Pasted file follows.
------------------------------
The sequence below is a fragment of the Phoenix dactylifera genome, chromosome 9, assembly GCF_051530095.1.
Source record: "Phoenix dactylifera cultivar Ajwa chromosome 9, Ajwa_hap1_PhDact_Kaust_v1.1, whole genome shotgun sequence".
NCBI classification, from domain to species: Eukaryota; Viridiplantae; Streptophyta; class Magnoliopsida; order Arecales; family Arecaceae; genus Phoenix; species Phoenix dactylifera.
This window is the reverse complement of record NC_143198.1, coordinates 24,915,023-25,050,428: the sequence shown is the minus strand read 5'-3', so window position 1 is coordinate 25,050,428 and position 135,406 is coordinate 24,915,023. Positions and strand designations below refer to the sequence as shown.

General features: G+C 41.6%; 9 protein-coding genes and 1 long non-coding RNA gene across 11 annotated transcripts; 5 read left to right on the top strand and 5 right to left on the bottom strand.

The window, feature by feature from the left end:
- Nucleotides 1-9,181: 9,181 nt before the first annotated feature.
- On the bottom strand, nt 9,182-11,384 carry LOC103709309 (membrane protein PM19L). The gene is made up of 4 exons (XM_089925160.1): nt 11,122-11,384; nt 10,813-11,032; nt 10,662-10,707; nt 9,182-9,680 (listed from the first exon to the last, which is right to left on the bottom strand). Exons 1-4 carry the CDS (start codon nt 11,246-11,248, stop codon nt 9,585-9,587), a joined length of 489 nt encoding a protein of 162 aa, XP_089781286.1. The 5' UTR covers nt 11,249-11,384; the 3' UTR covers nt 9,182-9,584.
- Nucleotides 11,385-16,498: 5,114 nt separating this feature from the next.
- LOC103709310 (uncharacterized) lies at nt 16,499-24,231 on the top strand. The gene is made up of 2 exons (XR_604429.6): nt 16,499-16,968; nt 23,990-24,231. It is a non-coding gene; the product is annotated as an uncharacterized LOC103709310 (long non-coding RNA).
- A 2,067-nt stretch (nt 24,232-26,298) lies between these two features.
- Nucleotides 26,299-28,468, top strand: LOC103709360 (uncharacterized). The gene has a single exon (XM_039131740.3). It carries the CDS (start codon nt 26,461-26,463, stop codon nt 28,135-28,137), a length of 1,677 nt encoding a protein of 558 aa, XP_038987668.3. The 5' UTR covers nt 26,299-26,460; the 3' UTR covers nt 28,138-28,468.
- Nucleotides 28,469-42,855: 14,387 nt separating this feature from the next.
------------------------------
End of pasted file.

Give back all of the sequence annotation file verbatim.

The sequence below is a fragment of the Phoenix dactylifera genome, chromosome 9, assembly GCF_051530095.1.
Source record: "Phoenix dactylifera cultivar Ajwa chromosome 9, Ajwa_hap1_PhDact_Kaust_v1.1, whole genome shotgun sequence".
NCBI classification, from domain to species: Eukaryota; Viridiplantae; Streptophyta; class Magnoliopsida; order Arecales; family Arecaceae; genus Phoenix; species Phoenix dactylifera.
This window is the reverse complement of record NC_143198.1, coordinates 24,915,023-25,050,428: the sequence shown is the minus strand read 5'-3', so window position 1 is coordinate 25,050,428 and position 135,406 is coordinate 24,915,023. Positions and strand designations below refer to the sequence as shown.

General features: G+C 41.6%; 9 protein-coding genes and 1 long non-coding RNA gene across 11 annotated transcripts; 5 read left to right on the top strand and 5 right to left on the bottom strand.

The window, feature by feature from the left end:
- Nucleotides 1-9,181: 9,181 nt before the first annotated feature.
- On the bottom strand, nt 9,182-11,384 carry LOC103709309 (membrane protein PM19L). The gene is made up of 4 exons (XM_089925160.1): nt 11,122-11,384; nt 10,813-11,032; nt 10,662-10,707; nt 9,182-9,680 (listed from the first exon to the last, which is right to left on the bottom strand). Exons 1-4 carry the CDS (start codon nt 11,246-11,248, stop codon nt 9,585-9,587), a joined length of 489 nt encoding a protein of 162 aa, XP_089781286.1. The 5' UTR covers nt 11,249-11,384; the 3' UTR covers nt 9,182-9,584.
- Nucleotides 11,385-16,498: 5,114 nt separating this feature from the next.
- LOC103709310 (uncharacterized) lies at nt 16,499-24,231 on the top strand. The gene is made up of 2 exons (XR_604429.6): nt 16,499-16,968; nt 23,990-24,231. It is a non-coding gene; the product is annotated as an uncharacterized LOC103709310 (long non-coding RNA).
- A 2,067-nt stretch (nt 24,232-26,298) lies between these two features.
- Nucleotides 26,299-28,468, top strand: LOC103709360 (uncharacterized). The gene has a single exon (XM_039131740.3). It carries the CDS (start codon nt 26,461-26,463, stop codon nt 28,135-28,137), a length of 1,677 nt encoding a protein of 558 aa, XP_038987668.3. The 5' UTR covers nt 26,299-26,460; the 3' UTR covers nt 28,138-28,468.
- Nucleotides 28,469-42,855: 14,387 nt separating this feature from the next.